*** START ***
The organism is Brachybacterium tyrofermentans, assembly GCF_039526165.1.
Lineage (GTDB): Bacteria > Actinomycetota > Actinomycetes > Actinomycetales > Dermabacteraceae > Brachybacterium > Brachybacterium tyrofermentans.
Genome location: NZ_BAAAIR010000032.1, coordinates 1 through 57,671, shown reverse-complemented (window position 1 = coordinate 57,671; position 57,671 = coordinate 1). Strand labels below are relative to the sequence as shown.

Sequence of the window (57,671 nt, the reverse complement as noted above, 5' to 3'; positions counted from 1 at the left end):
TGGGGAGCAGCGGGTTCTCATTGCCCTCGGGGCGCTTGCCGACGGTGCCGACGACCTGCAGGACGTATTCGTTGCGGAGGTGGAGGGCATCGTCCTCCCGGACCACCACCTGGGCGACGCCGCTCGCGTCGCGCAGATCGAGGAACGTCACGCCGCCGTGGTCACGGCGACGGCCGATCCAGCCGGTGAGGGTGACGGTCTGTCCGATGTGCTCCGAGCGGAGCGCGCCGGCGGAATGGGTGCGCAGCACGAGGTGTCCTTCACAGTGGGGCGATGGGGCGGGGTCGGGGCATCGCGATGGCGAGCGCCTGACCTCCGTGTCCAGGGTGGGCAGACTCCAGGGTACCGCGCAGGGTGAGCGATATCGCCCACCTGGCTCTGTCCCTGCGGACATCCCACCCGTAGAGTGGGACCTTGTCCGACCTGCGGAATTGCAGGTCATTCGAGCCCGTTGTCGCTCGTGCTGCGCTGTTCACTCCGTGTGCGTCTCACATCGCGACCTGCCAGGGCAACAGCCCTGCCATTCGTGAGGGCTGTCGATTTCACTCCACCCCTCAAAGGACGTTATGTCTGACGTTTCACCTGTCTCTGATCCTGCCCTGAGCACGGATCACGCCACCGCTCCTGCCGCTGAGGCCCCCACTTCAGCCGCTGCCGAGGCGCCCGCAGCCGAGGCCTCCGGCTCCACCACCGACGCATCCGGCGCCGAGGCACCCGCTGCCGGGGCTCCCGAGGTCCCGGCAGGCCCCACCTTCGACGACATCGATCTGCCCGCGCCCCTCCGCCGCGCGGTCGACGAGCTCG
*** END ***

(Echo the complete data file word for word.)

The organism is Brachybacterium tyrofermentans, assembly GCF_039526165.1.
Lineage (GTDB): Bacteria > Actinomycetota > Actinomycetes > Actinomycetales > Dermabacteraceae > Brachybacterium > Brachybacterium tyrofermentans.
Genome location: NZ_BAAAIR010000032.1, coordinates 1 through 57,671, shown reverse-complemented (window position 1 = coordinate 57,671; position 57,671 = coordinate 1). Strand labels below are relative to the sequence as shown.

Sequence of the window (57,671 nt, the reverse complement as noted above, 5' to 3'; positions counted from 1 at the left end):
TGGGGAGCAGCGGGTTCTCATTGCCCTCGGGGCGCTTGCCGACGGTGCCGACGACCTGCAGGACGTATTCGTTGCGGAGGTGGAGGGCATCGTCCTCCCGGACCACCACCTGGGCGACGCCGCTCGCGTCGCGCAGATCGAGGAACGTCACGCCGCCGTGGTCACGGCGACGGCCGATCCAGCCGGTGAGGGTGACGGTCTGTCCGATGTGCTCCGAGCGGAGCGCGCCGGCGGAATGGGTGCGCAGCACGAGGTGTCCTTCACAGTGGGGCGATGGGGCGGGGTCGGGGCATCGCGATGGCGAGCGCCTGACCTCCGTGTCCAGGGTGGGCAGACTCCAGGGTACCGCGCAGGGTGAGCGATATCGCCCACCTGGCTCTGTCCCTGCGGACATCCCACCCGTAGAGTGGGACCTTGTCCGACCTGCGGAATTGCAGGTCATTCGAGCCCGTTGTCGCTCGTGCTGCGCTGTTCACTCCGTGTGCGTCTCACATCGCGACCTGCCAGGGCAACAGCCCTGCCATTCGTGAGGGCTGTCGATTTCACTCCACCCCTCAAAGGACGTTATGTCTGACGTTTCACCTGTCTCTGATCCTGCCCTGAGCACGGATCACGCCACCGCTCCTGCCGCTGAGGCCCCCACTTCAGCCGCTGCCGAGGCGCCCGCAGCCGAGGCCTCCGGCTCCACCACCGACGCATCCGGCGCCGAGGCACCCGCTGCCGGGGCTCCCGAGGTCCCGGCAGGCCCCACCTTCGACGACATCGATCTGCCCGCGCCCCTCCGCCGCGCGGTCGACGAGCTCG